“TEN SHILLINGS COSTS.”
To the Editor.
Sir, —By a paragraph in the Herald of yesterday I am led to understand that another specimen of Ashburton law is to be perpetrated in our celebrated R.M. Court.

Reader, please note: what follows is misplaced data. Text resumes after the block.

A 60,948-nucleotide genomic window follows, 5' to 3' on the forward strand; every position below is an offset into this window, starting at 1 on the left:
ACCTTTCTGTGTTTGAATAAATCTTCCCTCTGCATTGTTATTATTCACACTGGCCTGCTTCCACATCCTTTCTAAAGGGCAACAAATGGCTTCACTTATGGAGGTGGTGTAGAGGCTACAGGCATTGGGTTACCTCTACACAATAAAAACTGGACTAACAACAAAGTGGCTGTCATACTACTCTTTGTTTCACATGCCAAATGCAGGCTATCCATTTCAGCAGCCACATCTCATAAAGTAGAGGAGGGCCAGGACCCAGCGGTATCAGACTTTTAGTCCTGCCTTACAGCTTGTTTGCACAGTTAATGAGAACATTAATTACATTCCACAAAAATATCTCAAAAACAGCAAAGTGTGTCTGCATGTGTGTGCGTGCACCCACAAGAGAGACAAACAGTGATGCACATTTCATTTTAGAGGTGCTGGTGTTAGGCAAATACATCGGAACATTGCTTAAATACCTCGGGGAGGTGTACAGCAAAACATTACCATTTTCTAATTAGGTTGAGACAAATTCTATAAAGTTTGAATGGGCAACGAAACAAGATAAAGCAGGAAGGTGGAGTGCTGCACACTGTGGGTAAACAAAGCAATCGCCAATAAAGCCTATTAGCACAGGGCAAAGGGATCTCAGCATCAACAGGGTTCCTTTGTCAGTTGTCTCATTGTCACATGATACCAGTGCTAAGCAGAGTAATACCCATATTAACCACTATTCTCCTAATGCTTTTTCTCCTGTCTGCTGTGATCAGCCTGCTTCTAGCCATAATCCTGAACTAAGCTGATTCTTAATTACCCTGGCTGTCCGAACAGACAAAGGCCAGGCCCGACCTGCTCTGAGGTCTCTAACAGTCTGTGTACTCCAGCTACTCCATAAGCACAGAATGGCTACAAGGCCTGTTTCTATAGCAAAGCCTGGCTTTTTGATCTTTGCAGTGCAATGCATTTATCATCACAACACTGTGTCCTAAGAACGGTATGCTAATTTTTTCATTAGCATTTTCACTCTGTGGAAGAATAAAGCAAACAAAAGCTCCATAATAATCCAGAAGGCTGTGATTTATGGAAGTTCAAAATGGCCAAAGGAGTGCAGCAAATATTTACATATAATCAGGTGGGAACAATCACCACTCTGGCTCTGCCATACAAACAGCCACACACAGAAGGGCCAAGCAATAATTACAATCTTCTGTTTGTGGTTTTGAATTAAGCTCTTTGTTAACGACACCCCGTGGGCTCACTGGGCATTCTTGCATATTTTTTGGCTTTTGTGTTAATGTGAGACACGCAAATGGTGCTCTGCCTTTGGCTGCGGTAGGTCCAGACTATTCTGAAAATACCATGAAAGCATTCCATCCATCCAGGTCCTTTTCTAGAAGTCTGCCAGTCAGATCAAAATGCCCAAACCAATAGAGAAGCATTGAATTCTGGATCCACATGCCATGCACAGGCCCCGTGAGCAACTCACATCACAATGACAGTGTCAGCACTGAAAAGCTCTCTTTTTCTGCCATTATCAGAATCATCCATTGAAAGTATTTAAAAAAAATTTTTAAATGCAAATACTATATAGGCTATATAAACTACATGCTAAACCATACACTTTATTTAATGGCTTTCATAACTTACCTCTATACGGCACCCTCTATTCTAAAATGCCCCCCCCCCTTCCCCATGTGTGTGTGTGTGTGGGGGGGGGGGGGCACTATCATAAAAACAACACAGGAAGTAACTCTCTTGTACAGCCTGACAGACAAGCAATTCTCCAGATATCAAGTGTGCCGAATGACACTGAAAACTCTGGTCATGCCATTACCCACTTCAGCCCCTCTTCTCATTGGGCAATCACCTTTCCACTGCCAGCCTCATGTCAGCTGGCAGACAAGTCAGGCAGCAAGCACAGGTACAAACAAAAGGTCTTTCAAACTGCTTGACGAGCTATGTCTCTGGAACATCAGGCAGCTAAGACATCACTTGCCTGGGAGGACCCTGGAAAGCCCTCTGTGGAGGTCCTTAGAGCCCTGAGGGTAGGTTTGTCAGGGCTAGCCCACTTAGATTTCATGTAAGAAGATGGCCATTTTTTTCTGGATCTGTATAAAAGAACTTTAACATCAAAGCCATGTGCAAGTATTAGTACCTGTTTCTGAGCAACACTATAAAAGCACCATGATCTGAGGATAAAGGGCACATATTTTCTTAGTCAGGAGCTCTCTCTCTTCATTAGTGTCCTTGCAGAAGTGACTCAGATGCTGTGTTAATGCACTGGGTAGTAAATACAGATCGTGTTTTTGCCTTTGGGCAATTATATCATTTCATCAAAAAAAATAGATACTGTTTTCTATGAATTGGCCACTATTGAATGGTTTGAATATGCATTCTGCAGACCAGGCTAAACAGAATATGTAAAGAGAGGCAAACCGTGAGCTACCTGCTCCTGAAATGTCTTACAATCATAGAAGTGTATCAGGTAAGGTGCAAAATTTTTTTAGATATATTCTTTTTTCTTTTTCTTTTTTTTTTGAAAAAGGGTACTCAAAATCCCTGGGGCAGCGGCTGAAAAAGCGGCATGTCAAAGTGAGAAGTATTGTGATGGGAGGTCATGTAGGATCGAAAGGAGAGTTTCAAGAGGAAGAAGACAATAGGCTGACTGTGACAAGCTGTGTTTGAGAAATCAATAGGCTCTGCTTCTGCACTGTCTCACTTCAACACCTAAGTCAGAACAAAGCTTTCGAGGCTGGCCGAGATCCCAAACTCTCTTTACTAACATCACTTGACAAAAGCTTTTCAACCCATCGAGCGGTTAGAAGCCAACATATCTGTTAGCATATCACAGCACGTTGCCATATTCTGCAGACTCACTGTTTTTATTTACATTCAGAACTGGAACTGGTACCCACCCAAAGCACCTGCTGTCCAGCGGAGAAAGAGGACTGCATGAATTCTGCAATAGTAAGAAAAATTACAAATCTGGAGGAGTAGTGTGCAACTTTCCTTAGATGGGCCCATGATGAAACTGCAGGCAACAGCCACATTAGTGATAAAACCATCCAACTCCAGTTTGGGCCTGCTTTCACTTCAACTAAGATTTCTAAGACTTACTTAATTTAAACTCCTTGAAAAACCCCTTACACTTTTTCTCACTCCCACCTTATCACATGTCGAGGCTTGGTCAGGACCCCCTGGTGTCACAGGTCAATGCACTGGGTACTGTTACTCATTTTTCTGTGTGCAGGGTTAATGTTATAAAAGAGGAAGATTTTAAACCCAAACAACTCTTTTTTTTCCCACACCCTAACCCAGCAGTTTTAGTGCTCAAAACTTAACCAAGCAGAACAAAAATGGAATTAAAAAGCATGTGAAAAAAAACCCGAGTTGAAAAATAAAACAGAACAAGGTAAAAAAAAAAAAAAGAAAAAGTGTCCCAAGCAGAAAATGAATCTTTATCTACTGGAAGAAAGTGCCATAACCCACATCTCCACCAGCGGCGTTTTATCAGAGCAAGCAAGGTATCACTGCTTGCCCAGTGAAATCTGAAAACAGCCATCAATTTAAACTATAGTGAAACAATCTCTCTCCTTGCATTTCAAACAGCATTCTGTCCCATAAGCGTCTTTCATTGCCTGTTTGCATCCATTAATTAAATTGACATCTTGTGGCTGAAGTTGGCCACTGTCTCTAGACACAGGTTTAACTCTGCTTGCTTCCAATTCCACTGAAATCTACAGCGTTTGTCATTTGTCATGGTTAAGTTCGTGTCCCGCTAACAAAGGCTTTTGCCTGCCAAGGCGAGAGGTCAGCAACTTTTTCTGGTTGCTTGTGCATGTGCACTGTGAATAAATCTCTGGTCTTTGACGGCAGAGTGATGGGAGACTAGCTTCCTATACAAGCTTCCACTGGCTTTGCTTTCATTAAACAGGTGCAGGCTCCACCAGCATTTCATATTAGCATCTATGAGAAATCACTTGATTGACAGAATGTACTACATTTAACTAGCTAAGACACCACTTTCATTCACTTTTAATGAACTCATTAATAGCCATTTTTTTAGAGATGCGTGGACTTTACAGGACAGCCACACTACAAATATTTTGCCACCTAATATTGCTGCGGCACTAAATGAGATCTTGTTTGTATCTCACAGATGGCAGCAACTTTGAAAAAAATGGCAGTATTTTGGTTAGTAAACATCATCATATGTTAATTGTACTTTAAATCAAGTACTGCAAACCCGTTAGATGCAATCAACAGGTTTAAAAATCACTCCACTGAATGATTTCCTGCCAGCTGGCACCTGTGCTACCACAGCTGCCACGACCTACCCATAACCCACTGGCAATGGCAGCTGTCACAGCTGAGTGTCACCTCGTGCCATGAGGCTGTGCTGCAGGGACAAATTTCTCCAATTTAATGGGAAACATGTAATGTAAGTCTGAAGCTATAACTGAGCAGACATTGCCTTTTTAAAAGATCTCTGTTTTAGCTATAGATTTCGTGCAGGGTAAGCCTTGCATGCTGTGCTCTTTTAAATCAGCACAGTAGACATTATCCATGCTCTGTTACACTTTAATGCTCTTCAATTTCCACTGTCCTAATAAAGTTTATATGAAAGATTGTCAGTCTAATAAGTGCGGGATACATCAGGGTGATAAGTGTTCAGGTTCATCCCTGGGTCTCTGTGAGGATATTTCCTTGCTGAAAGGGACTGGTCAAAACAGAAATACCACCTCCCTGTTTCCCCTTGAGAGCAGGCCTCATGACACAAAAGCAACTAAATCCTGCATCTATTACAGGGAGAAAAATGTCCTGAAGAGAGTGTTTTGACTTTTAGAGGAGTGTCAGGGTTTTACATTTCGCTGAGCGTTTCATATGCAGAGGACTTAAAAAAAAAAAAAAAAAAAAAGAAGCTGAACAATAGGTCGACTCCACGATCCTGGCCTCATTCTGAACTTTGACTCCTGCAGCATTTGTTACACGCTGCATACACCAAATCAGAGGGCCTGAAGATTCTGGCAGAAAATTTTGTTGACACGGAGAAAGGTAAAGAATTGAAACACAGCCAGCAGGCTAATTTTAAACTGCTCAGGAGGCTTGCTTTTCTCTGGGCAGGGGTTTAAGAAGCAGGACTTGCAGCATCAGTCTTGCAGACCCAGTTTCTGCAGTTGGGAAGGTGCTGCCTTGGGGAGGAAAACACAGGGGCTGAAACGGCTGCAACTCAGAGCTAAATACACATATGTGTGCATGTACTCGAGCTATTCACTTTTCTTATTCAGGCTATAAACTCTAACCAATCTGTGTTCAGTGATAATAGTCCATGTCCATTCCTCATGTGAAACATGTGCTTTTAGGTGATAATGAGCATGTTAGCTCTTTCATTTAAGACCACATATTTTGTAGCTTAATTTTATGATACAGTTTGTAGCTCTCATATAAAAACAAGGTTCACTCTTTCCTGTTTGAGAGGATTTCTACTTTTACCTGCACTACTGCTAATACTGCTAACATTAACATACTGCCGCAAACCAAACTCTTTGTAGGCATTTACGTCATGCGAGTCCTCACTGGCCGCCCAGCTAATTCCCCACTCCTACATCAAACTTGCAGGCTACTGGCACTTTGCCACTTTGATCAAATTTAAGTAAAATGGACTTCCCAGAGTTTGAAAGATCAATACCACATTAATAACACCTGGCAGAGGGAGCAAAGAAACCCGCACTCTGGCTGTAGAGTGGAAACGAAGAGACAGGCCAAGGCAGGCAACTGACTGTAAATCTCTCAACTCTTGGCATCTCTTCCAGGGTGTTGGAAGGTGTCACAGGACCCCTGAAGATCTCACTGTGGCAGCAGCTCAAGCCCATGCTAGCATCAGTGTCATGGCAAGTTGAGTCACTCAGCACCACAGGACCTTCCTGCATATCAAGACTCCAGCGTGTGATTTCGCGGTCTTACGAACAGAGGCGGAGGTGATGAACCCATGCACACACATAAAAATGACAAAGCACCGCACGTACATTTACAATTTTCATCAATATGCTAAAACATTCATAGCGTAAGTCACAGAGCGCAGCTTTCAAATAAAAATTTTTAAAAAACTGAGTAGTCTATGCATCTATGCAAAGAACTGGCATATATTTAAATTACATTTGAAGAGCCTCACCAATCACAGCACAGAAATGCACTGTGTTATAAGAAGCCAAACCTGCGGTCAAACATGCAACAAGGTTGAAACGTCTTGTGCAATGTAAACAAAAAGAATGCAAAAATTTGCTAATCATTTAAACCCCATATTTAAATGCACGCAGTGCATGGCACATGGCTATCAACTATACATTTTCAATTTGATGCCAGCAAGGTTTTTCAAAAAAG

The ratepayers who have turned up at the last moment to satisfy the claims upon them, having baulked some legal arrangement that had existed, are to be mulcted some special item for some individual benefit. If the lawyer was present as a servant of the Borough and he found his services were not required as no dispute hud arisen and no difficulty had to be unravelled, could he not have been content with the wages he was receiving as their servant -without trying for perquisites. Are the ratepayers to understand that because he came there on a fools errand that persons who did not even see him are to make an involuntary subscription for him to the extent of 10s. per subscriber 1 Would it not have been better if he had carried round his hat and contented himself with what the folks could afford. Is it not “ monstrous ” that those who have a difficulty to scrape together the amount of the rates for the benefit of all should be compelled to impoverish themselves for the benefit of one ? If this state of things is quietly tolerated we shall have smart persons from other townships trying to “ raise the wind ” and the majority of the people in New Zealand laughing at us for our simplicity. As the last straw broke the camel’s back, so this last bit of law should rouse the men of Ashburton to insist that the higher powers of New Zealand should be acquainted with the doings of our notorious R.M. Court. Hoping that some one more able than myself will take up the matter. —I am, Ac., “ Justice.” To the Editor. Sir, —Would you kindly inform me for what purpose the sum of LIOO per annum is paid to the Borough Solicitor out of the Council’s funds ? I presume that amongst other duties he would be required to look after the interests of the Borough Council in any cases that body may have at the R.M. Court. I noticed on perusing the Herald of last evening that the Borough Solicitor applied for half a guinea professional costs in the cases of the Borough Council against several ratepayers for recovery of rates. If the Borough Solicitor is a paid servant of the Council, and receives a salary for attending to the business, on what ground does he claim the half guinea for professional costs out the pockets of the ratepayers ?—I am, &c., Ratepayer, Ashburton, May 12, 1880.
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